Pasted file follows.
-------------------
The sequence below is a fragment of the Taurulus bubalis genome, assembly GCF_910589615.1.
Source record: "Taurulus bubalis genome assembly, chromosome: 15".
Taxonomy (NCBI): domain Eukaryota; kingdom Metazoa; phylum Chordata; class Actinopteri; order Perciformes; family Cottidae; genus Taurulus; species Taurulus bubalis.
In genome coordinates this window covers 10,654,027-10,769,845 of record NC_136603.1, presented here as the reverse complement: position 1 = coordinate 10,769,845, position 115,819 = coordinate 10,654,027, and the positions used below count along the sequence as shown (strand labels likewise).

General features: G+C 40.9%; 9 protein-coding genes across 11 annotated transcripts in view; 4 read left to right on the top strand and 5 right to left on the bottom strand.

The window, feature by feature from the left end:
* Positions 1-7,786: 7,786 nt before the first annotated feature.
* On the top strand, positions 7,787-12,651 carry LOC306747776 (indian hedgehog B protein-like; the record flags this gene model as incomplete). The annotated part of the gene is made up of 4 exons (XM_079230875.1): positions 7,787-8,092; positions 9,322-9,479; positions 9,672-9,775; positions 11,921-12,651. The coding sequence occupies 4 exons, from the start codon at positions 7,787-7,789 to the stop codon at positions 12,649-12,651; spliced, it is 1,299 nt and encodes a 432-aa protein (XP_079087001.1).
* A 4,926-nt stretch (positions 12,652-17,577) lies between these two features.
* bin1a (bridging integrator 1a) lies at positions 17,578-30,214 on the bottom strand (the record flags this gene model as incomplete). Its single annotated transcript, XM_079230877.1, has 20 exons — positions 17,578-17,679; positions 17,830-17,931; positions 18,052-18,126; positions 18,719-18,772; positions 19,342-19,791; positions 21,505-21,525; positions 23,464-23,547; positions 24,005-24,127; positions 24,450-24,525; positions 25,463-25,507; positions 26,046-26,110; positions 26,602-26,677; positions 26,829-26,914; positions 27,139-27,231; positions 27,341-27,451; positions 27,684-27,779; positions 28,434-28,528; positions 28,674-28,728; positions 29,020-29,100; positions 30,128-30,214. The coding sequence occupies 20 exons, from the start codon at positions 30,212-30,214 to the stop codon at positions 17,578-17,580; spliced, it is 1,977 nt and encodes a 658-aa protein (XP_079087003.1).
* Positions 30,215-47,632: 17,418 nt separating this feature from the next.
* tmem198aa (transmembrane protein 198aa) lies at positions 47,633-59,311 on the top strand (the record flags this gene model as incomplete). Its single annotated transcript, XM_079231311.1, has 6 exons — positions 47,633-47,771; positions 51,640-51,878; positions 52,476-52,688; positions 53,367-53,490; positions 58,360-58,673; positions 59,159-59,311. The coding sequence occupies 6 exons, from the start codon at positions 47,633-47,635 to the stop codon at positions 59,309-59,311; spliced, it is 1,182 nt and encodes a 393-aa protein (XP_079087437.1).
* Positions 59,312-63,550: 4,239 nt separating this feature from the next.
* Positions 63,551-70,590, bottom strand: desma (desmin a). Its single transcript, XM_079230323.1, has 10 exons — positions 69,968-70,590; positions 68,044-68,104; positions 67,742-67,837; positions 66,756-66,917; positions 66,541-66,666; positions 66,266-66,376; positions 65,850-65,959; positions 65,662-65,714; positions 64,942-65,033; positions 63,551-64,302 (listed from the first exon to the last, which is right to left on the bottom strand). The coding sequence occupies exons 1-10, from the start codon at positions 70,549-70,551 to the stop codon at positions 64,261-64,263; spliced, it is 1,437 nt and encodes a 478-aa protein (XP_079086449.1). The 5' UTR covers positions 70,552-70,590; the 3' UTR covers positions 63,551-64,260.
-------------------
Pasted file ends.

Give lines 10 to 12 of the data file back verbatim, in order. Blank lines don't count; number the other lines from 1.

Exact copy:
* bin1a (bridging integrator 1a) lies at positions 17,578-30,214 on the bottom strand (the record flags this gene model as incomplete). Its single annotated transcript, XM_079230877.1, has 20 exons — positions 17,578-17,679; positions 17,830-17,931; positions 18,052-18,126; positions 18,719-18,772; positions 19,342-19,791; positions 21,505-21,525; positions 23,464-23,547; positions 24,005-24,127; positions 24,450-24,525; positions 25,463-25,507; positions 26,046-26,110; positions 26,602-26,677; positions 26,829-26,914; positions 27,139-27,231; positions 27,341-27,451; positions 27,684-27,779; positions 28,434-28,528; positions 28,674-28,728; positions 29,020-29,100; positions 30,128-30,214. The coding sequence occupies 20 exons, from the start codon at positions 30,212-30,214 to the stop codon at positions 17,578-17,580; spliced, it is 1,977 nt and encodes a 658-aa protein (XP_079087003.1).
* Positions 30,215-47,632: 17,418 nt separating this feature from the next.
* tmem198aa (transmembrane protein 198aa) lies at positions 47,633-59,311 on the top strand (the record flags this gene model as incomplete). Its single annotated transcript, XM_079231311.1, has 6 exons — positions 47,633-47,771; positions 51,640-51,878; positions 52,476-52,688; positions 53,367-53,490; positions 58,360-58,673; positions 59,159-59,311. The coding sequence occupies 6 exons, from the start codon at positions 47,633-47,635 to the stop codon at positions 59,309-59,311; spliced, it is 1,182 nt and encodes a 393-aa protein (XP_079087437.1).